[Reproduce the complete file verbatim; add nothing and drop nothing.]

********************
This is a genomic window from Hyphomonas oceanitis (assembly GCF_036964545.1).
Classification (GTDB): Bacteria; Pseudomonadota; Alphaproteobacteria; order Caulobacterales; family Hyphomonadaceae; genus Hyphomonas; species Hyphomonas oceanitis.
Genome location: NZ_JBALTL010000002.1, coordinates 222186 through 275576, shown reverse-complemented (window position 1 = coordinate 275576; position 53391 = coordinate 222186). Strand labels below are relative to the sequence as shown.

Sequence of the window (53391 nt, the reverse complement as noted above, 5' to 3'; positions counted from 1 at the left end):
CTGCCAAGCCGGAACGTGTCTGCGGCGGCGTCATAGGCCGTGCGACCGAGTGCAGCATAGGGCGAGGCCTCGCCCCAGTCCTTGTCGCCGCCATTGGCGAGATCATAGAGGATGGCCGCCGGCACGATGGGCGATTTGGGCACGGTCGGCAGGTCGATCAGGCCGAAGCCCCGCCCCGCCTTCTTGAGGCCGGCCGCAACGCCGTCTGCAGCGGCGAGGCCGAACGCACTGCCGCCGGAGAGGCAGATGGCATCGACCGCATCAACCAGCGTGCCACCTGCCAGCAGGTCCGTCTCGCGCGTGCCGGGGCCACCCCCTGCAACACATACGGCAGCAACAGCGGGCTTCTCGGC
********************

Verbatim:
This is a genomic window from Hyphomonas oceanitis (assembly GCF_036964545.1).
Classification (GTDB): Bacteria; Pseudomonadota; Alphaproteobacteria; order Caulobacterales; family Hyphomonadaceae; genus Hyphomonas; species Hyphomonas oceanitis.
Genome location: NZ_JBALTL010000002.1, coordinates 222186 through 275576, shown reverse-complemented (window position 1 = coordinate 275576; position 53391 = coordinate 222186). Strand labels below are relative to the sequence as shown.

Sequence of the window (53391 nt, the reverse complement as noted above, 5' to 3'; positions counted from 1 at the left end):
CTGCCAAGCCGGAACGTGTCTGCGGCGGCGTCATAGGCCGTGCGACCGAGTGCAGCATAGGGCGAGGCCTCGCCCCAGTCCTTGTCGCCGCCATTGGCGAGATCATAGAGGATGGCCGCCGGCACGATGGGCGATTTGGGCACGGTCGGCAGGTCGATCAGGCCGAAGCCCCGCCCCGCCTTCTTGAGGCCGGCCGCAACGCCGTCTGCAGCGGCGAGGCCGAACGCACTGCCGCCGGAGAGGCAGATGGCATCGACCGCATCAACCAGCGTGCCACCTGCCAGCAGGTCCGTCTCGCGCGTGCCGGGGCCACCCCCTGCAACACATACGGCAGCAACAGCGGGCTTCTCGGC